The San Ramon City Council discussed the proposed Faria Preserve residential development for nearly four hours Tuesday night before deciding to continue the public hearing to an undetermined date later this summer.
The additional time gives city staff an opportunity to analyze and report back on concerns raised by some council members about traffic impacts, creek disturbance, senior housing and pedestrian safety related to the project planned for northwestern San Ramon.
The proposal from developer Lafferty Communities would add 740 new homes and neighborhood amenities on approximately 286.5 acres near Deerwood and Bollinger Canyon roads. Plans call for new single-family homes, town houses, condominiums, apartments and senior housing as well as plans for a community park, house of worship and educational facility.
The council was reviewing the San Ramon Planning Commission's May 6 approval of the project.
Councilman Harry Sachs filed a formal call for council review of the commission decision on May 15, citing concerns about landslide risks and whether the project could obtain state regulatory agency permits based on potential impacts to creeks, wetlands and natural habitats.
More than 100 citizens packed the city council chambers for the public hearing Tuesday night, with some attendees standing in the hallway and even a few peering through exterior glass doors and windows as the main meeting room was standing-room only.
Lafferty representatives and consultants presented to the council for about an hour and 15 minutes toward the beginning of the discussion.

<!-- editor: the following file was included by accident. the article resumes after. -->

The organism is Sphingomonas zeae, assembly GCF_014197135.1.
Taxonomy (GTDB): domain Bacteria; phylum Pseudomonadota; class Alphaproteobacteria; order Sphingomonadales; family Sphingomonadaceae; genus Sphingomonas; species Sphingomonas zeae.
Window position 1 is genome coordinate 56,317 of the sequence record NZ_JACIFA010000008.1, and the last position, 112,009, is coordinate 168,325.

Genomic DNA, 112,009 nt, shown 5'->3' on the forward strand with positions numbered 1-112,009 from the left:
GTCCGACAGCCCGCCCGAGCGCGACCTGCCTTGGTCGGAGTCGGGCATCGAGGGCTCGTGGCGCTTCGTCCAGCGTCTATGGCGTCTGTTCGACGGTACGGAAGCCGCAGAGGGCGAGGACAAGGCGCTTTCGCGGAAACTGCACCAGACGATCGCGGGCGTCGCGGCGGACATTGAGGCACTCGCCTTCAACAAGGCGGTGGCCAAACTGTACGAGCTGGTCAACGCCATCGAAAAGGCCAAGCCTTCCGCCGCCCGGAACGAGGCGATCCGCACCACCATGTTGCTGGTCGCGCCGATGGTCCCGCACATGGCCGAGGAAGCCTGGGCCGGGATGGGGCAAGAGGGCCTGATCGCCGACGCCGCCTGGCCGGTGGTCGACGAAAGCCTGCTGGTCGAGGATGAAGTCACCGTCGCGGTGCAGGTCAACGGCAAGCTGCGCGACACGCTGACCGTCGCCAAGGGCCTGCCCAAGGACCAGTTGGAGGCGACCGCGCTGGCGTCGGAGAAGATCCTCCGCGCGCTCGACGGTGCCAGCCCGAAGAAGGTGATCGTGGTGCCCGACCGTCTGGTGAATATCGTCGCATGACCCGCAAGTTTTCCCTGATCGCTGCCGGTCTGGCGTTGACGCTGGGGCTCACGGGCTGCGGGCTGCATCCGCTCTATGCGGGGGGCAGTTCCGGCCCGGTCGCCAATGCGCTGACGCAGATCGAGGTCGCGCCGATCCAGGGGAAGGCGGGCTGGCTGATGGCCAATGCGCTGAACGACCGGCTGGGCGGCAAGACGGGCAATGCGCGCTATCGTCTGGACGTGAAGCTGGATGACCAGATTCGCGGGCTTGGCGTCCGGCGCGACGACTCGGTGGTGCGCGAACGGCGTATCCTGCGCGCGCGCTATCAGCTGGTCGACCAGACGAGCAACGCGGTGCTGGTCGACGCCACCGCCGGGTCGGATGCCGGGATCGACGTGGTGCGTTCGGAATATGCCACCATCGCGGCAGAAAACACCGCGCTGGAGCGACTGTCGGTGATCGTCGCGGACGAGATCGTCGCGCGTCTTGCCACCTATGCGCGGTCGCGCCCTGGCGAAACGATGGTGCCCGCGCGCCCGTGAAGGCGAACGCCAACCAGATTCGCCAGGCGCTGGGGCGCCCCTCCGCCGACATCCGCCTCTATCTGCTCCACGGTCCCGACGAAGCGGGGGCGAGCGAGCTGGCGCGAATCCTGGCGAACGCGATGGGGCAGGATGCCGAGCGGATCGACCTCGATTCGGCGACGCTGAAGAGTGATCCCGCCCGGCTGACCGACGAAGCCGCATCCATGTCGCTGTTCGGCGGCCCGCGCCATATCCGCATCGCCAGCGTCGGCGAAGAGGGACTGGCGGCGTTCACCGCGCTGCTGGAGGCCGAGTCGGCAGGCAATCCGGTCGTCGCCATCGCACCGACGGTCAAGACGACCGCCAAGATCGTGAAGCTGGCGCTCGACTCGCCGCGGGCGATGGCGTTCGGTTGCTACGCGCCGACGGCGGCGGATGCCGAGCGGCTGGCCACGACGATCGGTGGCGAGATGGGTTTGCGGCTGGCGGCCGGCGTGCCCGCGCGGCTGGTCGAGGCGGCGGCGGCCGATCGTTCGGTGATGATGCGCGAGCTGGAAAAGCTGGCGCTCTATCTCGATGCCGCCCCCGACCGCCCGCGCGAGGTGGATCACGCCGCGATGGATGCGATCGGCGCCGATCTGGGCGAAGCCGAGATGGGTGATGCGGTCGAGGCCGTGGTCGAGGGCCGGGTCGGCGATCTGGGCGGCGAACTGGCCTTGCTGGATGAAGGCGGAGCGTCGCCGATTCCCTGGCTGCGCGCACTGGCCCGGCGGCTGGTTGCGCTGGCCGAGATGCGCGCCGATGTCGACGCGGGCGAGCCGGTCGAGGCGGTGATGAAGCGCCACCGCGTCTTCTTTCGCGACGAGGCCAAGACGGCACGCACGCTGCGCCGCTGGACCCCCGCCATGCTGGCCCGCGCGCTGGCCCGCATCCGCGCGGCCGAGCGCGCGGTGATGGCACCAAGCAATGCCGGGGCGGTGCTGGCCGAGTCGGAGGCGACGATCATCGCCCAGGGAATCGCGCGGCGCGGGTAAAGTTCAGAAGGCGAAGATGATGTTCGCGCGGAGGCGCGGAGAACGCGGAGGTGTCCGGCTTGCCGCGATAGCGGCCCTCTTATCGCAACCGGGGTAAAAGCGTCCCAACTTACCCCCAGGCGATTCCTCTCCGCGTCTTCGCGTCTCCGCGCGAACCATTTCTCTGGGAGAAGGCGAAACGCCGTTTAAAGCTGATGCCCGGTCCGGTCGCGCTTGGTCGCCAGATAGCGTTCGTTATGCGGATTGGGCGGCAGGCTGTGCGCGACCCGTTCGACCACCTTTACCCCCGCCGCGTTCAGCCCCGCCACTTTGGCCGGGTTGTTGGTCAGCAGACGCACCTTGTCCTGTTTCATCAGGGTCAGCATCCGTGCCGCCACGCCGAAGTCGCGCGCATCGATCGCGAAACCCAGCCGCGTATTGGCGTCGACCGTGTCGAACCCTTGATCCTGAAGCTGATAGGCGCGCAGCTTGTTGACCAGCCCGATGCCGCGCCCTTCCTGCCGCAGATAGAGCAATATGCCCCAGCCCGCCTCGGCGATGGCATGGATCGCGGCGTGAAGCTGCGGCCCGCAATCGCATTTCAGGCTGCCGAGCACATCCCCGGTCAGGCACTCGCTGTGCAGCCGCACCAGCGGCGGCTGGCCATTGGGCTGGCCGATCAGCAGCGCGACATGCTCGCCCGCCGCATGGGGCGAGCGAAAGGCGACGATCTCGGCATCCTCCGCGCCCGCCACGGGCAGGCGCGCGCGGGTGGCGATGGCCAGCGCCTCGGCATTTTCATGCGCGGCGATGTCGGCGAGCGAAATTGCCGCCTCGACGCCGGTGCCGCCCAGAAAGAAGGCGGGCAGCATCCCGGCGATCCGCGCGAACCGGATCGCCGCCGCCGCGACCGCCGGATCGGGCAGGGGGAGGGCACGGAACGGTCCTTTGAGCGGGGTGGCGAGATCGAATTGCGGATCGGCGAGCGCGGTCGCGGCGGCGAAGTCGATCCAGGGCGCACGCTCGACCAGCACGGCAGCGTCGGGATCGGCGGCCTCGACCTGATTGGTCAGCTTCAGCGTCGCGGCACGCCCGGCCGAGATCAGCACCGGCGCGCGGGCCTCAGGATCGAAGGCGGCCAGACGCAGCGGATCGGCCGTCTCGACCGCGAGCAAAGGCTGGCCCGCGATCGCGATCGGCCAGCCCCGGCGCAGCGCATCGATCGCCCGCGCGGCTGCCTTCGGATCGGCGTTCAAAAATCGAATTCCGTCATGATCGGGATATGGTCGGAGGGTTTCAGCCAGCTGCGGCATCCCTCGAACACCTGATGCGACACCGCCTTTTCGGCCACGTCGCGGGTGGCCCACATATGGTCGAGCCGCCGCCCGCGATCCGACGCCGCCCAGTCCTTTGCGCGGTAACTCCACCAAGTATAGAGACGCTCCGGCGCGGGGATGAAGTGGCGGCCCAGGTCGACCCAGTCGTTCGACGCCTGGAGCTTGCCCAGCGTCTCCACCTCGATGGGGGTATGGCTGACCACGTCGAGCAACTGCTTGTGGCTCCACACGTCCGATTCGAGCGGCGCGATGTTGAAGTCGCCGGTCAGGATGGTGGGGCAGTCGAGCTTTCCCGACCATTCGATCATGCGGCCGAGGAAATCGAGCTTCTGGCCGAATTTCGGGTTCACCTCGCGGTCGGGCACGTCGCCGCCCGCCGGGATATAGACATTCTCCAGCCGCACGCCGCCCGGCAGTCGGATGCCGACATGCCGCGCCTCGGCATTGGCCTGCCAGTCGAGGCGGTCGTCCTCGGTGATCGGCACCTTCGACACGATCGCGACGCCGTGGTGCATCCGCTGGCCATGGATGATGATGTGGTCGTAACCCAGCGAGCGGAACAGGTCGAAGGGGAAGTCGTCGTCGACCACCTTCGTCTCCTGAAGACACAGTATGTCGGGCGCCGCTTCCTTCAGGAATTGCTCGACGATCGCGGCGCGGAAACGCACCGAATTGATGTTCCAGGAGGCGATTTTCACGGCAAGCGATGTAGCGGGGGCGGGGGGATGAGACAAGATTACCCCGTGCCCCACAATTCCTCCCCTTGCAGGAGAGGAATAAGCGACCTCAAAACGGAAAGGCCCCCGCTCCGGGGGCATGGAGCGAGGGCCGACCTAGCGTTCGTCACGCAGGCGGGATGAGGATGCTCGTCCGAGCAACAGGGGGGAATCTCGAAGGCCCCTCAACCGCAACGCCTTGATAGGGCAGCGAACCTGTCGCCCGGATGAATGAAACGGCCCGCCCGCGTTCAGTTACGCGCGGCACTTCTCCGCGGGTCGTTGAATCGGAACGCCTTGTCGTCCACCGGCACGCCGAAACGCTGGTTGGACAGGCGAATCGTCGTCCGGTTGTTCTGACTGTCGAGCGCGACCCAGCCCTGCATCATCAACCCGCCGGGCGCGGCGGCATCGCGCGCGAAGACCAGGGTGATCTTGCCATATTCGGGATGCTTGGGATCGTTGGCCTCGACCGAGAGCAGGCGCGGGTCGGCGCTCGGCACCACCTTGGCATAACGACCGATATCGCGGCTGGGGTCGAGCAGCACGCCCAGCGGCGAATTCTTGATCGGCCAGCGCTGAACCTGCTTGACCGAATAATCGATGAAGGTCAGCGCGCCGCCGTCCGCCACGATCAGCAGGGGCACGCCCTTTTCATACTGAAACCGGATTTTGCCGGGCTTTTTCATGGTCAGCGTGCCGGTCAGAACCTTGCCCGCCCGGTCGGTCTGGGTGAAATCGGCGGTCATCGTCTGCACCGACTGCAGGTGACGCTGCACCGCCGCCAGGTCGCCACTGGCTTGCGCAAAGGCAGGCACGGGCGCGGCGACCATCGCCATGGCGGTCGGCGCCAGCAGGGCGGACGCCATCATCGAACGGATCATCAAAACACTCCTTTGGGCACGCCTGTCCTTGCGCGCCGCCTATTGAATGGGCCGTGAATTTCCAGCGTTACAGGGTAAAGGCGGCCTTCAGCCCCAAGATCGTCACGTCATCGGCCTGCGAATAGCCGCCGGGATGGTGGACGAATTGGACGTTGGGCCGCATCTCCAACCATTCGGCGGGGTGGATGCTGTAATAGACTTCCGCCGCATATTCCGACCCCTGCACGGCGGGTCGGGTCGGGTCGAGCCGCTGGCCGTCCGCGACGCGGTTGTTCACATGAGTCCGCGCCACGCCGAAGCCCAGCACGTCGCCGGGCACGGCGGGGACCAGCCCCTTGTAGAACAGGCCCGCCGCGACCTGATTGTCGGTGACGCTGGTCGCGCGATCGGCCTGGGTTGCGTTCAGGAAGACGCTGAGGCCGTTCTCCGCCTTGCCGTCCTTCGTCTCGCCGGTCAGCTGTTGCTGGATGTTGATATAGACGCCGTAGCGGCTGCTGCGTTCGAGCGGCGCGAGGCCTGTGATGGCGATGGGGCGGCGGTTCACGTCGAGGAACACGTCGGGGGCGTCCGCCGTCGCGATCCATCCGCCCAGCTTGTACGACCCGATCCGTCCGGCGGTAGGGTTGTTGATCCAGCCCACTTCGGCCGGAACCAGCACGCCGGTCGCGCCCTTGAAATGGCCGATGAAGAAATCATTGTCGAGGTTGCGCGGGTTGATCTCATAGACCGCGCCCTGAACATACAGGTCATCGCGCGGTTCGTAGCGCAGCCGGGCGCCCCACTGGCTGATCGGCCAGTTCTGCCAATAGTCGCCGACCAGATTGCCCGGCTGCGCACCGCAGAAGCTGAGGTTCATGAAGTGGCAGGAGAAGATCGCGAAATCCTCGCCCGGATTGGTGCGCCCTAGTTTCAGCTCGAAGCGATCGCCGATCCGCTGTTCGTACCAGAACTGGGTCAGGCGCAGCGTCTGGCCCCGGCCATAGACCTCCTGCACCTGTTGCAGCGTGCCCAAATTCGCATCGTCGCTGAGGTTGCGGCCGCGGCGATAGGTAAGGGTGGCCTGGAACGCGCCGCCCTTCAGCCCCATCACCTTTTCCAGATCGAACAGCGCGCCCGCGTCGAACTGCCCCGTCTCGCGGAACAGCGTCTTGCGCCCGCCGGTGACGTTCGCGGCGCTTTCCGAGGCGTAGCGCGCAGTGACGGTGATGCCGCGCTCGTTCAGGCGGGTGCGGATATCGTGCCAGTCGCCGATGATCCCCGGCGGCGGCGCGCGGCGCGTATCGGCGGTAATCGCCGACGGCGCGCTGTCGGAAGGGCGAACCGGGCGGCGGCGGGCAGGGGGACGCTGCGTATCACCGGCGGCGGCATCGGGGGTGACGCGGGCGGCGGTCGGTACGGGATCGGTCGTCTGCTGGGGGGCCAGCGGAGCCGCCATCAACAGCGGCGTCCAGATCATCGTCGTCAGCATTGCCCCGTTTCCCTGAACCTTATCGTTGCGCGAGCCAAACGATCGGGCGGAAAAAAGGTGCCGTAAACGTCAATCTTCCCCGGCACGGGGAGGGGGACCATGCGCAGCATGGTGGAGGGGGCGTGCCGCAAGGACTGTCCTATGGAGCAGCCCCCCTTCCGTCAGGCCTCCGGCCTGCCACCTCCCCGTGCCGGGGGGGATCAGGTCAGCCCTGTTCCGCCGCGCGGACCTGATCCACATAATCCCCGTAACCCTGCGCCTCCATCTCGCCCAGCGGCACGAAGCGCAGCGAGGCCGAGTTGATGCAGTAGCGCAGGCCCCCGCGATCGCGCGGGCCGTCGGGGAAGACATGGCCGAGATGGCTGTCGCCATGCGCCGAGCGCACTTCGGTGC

The consultants supported their findings and action plans with regard to landslide mitigation and expressed confidence that the project would receive approvals from other regulatory agencies such as the Regional Water Quality Control Board and state and federal fish-and-wildlife departments.
The floor then opened for about 40 minutes to a dozen citizen speakers, a majority of whom denounced the project.
The opponents voiced concerns about a range of issues, including traffic safety, public school impacts, water service to the development, potential landslides, visual affects, quality of life for residents and whether city officials have acted properly during their Faria Preserve deliberations.
The conversation then moved to the council, and Sachs expanded upon the concerns outlined in his call for review.
The councilman said he wanted three new provisions added to the project: more senior housing in one neighborhood to alleviate issues with commute traffic and schools, construction of an off-site pedestrian walkway at Norris Canyon and Bollinger Canyon roads, and a reduction in overall residential units.
The mayor and other councilmen went on to offer their own thoughts and concerns related to the proposed development.
In the end, the council asked city planning staff to further explore five issues: the proposed off-site walkway, impacts to Interstate 680 on- and off-ramps at Bollinger Canyon Road, senior housing, traffic study estimates for the area during commute hours and ways to reduce negative creek impacts.
Council members voted to continue the public hearing temporarily, indicating they planned to hold a special meeting on the issue later this summer. An exact date was not scheduled on Tuesday.
Approximately 45 residents were still in attendance by the time the council approved the continuance motion just before 11:30 p.m.
Editor's note: A full story about the Faria Preserve hearing will be posted later this week.